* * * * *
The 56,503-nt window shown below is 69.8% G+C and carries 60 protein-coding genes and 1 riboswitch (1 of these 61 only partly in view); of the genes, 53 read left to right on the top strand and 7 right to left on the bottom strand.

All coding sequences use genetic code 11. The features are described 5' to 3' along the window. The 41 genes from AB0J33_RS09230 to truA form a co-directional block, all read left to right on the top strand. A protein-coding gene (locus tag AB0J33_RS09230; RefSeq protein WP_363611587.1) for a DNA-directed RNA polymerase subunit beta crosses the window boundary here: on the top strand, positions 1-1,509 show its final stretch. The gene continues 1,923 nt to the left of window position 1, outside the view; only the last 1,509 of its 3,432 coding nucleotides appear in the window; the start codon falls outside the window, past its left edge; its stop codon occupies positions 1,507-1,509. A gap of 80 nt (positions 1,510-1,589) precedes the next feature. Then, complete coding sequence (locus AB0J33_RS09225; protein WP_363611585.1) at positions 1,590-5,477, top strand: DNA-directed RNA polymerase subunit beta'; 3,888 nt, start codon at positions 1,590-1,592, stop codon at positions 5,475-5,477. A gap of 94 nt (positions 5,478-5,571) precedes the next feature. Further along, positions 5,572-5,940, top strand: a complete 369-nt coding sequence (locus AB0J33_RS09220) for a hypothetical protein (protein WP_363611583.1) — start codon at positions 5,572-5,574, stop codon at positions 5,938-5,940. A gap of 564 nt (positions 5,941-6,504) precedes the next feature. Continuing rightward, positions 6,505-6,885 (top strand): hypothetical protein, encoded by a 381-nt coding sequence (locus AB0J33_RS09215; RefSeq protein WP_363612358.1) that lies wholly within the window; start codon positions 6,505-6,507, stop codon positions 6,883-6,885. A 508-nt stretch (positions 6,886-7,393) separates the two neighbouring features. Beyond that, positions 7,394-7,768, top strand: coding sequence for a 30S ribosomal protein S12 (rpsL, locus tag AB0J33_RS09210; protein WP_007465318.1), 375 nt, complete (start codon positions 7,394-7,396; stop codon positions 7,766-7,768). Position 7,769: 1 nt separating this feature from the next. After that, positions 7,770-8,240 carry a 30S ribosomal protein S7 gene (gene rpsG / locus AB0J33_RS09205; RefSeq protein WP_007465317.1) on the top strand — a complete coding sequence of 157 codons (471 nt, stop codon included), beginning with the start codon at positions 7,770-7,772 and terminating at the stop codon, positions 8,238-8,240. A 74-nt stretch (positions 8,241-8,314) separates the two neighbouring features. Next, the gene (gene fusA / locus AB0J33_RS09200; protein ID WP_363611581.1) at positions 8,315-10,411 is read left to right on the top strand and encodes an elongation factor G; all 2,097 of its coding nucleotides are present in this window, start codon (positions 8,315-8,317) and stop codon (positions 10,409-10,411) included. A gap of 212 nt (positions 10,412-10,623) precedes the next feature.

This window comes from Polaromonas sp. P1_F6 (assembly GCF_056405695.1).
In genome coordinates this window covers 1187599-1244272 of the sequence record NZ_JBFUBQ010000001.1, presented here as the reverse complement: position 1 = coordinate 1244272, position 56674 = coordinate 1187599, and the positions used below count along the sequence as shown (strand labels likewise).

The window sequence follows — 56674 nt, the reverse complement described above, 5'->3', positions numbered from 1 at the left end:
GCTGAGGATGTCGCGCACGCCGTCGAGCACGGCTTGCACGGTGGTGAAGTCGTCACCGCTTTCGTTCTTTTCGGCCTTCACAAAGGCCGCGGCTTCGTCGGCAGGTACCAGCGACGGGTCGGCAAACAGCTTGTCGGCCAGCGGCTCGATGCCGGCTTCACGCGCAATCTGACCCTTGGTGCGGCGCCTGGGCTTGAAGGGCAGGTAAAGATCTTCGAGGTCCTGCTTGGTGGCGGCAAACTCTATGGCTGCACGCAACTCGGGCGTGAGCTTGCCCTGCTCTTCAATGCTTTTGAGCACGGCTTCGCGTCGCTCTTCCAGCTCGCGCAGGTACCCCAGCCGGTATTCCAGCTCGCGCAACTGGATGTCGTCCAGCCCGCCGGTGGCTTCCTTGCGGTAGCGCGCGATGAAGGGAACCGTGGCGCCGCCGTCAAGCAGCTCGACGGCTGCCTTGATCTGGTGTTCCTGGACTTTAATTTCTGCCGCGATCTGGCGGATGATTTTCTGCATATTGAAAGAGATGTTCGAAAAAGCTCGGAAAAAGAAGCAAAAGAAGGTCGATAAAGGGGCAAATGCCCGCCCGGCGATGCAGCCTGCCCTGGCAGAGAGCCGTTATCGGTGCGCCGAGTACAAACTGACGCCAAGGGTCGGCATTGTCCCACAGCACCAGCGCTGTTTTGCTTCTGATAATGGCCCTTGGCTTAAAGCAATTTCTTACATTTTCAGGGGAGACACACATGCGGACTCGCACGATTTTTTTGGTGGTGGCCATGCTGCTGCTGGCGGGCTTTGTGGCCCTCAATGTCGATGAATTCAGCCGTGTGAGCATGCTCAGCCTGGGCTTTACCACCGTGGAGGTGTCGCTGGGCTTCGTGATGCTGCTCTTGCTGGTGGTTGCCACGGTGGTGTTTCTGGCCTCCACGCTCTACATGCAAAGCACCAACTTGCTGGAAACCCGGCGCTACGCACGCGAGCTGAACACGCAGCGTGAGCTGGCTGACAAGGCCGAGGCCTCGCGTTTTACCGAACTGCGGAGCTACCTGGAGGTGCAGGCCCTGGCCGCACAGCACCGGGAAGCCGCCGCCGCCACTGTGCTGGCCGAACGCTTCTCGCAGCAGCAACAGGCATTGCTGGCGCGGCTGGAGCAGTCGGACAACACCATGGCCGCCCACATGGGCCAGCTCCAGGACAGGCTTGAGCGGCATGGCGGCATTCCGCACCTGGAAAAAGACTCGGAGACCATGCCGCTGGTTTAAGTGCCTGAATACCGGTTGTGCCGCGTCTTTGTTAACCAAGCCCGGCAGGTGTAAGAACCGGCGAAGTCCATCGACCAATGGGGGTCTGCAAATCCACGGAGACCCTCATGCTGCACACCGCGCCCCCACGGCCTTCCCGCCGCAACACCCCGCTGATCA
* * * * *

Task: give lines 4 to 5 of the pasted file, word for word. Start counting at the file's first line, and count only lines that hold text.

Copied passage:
In genome coordinates this window covers 1187599-1244272 of the sequence record NZ_JBFUBQ010000001.1, presented here as the reverse complement: position 1 = coordinate 1244272, position 56674 = coordinate 1187599, and the positions used below count along the sequence as shown (strand labels likewise).

The window sequence follows — 56674 nt, the reverse complement described above, 5'->3', positions numbered from 1 at the left end: